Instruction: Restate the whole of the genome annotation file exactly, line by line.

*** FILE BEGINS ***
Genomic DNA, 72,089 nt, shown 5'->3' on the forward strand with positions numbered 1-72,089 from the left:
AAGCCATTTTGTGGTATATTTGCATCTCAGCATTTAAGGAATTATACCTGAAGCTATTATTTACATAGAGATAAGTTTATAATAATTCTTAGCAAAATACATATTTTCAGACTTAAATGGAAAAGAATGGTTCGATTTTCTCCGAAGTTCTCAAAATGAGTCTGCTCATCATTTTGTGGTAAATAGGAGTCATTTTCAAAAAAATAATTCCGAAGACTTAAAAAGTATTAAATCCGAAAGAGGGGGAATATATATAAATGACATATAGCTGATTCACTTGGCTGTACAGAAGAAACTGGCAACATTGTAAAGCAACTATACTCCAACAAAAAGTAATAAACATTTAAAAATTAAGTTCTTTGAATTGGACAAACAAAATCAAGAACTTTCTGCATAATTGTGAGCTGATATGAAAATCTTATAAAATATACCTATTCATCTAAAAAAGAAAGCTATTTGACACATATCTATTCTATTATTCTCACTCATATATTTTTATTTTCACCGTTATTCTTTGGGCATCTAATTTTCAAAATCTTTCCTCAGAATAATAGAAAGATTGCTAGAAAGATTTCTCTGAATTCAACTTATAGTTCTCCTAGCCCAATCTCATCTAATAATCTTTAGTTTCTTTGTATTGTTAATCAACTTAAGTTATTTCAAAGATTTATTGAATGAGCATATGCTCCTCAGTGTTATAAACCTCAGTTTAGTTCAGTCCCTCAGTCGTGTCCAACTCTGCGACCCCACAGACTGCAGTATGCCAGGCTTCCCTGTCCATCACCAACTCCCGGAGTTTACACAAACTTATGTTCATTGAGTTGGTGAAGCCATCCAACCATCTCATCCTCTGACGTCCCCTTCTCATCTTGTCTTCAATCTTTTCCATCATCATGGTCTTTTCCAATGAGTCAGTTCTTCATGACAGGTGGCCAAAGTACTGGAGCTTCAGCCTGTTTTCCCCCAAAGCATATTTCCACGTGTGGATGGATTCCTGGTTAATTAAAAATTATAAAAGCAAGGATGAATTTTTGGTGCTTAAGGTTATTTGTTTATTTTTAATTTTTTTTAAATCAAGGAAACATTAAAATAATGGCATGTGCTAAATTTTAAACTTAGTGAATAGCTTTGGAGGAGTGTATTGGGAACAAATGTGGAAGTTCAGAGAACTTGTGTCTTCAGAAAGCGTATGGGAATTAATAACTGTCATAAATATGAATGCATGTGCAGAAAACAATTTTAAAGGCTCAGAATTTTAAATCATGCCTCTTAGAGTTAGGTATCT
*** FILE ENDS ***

Genomic DNA, 72,089 nt, shown 5'->3' on the forward strand with positions numbered 1-72,089 from the left:
AAGCCATTTTGTGGTATATTTGCATCTCAGCATTTAAGGAATTATACCTGAAGCTATTATTTACATAGAGATAAGTTTATAATAATTCTTAGCAAAATACATATTTTCAGACTTAAATGGAAAAGAATGGTTCGATTTTCTCCGAAGTTCTCAAAATGAGTCTGCTCATCATTTTGTGGTAAATAGGAGTCATTTTCAAAAAAATAATTCCGAAGACTTAAAAAGTATTAAATCCGAAAGAGGGGGAATATATATAAATGACATATAGCTGATTCACTTGGCTGTACAGAAGAAACTGGCAACATTGTAAAGCAACTATACTCCAACAAAAAGTAATAAACATTTAAAAATTAAGTTCTTTGAATTGGACAAACAAAATCAAGAACTTTCTGCATAATTGTGAGCTGATATGAAAATCTTATAAAATATACCTATTCATCTAAAAAAGAAAGCTATTTGACACATATCTATTCTATTATTCTCACTCATATATTTTTATTTTCACCGTTATTCTTTGGGCATCTAATTTTCAAAATCTTTCCTCAGAATAATAGAAAGATTGCTAGAAAGATTTCTCTGAATTCAACTTATAGTTCTCCTAGCCCAATCTCATCTAATAATCTTTAGTTTCTTTGTATTGTTAATCAACTTAAGTTATTTCAAAGATTTATTGAATGAGCATATGCTCCTCAGTGTTATAAACCTCAGTTTAGTTCAGTCCCTCAGTCGTGTCCAACTCTGCGACCCCACAGACTGCAGTATGCCAGGCTTCCCTGTCCATCACCAACTCCCGGAGTTTACACAAACTTATGTTCATTGAGTTGGTGAAGCCATCCAACCATCTCATCCTCTGACGTCCCCTTCTCATCTTGTCTTCAATCTTTTCCATCATCATGGTCTTTTCCAATGAGTCAGTTCTTCATGACAGGTGGCCAAAGTACTGGAGCTTCAGCCTGTTTTCCCCCAAAGCATATTTCCACGTGTGGATGGATTCCTGGTTAATTAAAAATTATAAAAGCAAGGATGAATTTTTGGTGCTTAAGGTTATTTGTTTATTTTTAATTTTTTTTAAATCAAGGAAACATTAAAATAATGGCATGTGCTAAATTTTAAACTTAGTGAATAGCTTTGGAGGAGTGTATTGGGAACAAATGTGGAAGTTCAGAGAACTTGTGTCTTCAGAAAGCGTATGGGAATTAATAACTGTCATAAATATGAATGCATGTGCAGAAAACAATTTTAAAGGCTCAGAATTTTAAATCATGCCTCTTAGAGTTAGGTATCT